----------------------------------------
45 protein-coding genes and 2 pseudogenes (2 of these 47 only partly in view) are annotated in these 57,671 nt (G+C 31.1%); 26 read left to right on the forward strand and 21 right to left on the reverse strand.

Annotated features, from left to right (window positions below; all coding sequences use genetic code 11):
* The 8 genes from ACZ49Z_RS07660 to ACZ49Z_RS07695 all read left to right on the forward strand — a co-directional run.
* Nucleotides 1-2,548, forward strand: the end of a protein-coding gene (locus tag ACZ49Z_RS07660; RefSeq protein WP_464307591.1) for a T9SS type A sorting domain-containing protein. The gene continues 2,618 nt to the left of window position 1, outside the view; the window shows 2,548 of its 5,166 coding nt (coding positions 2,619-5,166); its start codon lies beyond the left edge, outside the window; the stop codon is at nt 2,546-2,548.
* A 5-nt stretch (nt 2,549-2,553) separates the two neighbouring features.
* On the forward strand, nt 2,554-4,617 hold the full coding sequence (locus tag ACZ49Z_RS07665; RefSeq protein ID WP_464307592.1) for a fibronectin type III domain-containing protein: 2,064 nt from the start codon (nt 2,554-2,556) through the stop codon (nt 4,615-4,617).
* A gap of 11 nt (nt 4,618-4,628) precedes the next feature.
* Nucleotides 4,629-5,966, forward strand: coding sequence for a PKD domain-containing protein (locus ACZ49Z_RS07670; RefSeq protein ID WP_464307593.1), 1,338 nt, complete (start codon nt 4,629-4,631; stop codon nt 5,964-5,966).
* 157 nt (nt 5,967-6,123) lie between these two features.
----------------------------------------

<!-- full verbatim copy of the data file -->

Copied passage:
45 protein-coding genes and 2 pseudogenes (2 of these 47 only partly in view) are annotated in these 57,671 nt (G+C 31.1%); 26 read left to right on the forward strand and 21 right to left on the reverse strand.

Annotated features, from left to right (window positions below; all coding sequences use genetic code 11):
* The 8 genes from ACZ49Z_RS07660 to ACZ49Z_RS07695 all read left to right on the forward strand — a co-directional run.
* Nucleotides 1-2,548, forward strand: the end of a protein-coding gene (locus tag ACZ49Z_RS07660; RefSeq protein WP_464307591.1) for a T9SS type A sorting domain-containing protein. The gene continues 2,618 nt to the left of window position 1, outside the view; the window shows 2,548 of its 5,166 coding nt (coding positions 2,619-5,166); its start codon lies beyond the left edge, outside the window; the stop codon is at nt 2,546-2,548.
* A 5-nt stretch (nt 2,549-2,553) separates the two neighbouring features.
* On the forward strand, nt 2,554-4,617 hold the full coding sequence (locus tag ACZ49Z_RS07665; RefSeq protein ID WP_464307592.1) for a fibronectin type III domain-containing protein: 2,064 nt from the start codon (nt 2,554-2,556) through the stop codon (nt 4,615-4,617).
* A gap of 11 nt (nt 4,618-4,628) precedes the next feature.
* Nucleotides 4,629-5,966, forward strand: coding sequence for a PKD domain-containing protein (locus ACZ49Z_RS07670; RefSeq protein ID WP_464307593.1), 1,338 nt, complete (start codon nt 4,629-4,631; stop codon nt 5,964-5,966).
* 157 nt (nt 5,967-6,123) lie between these two features.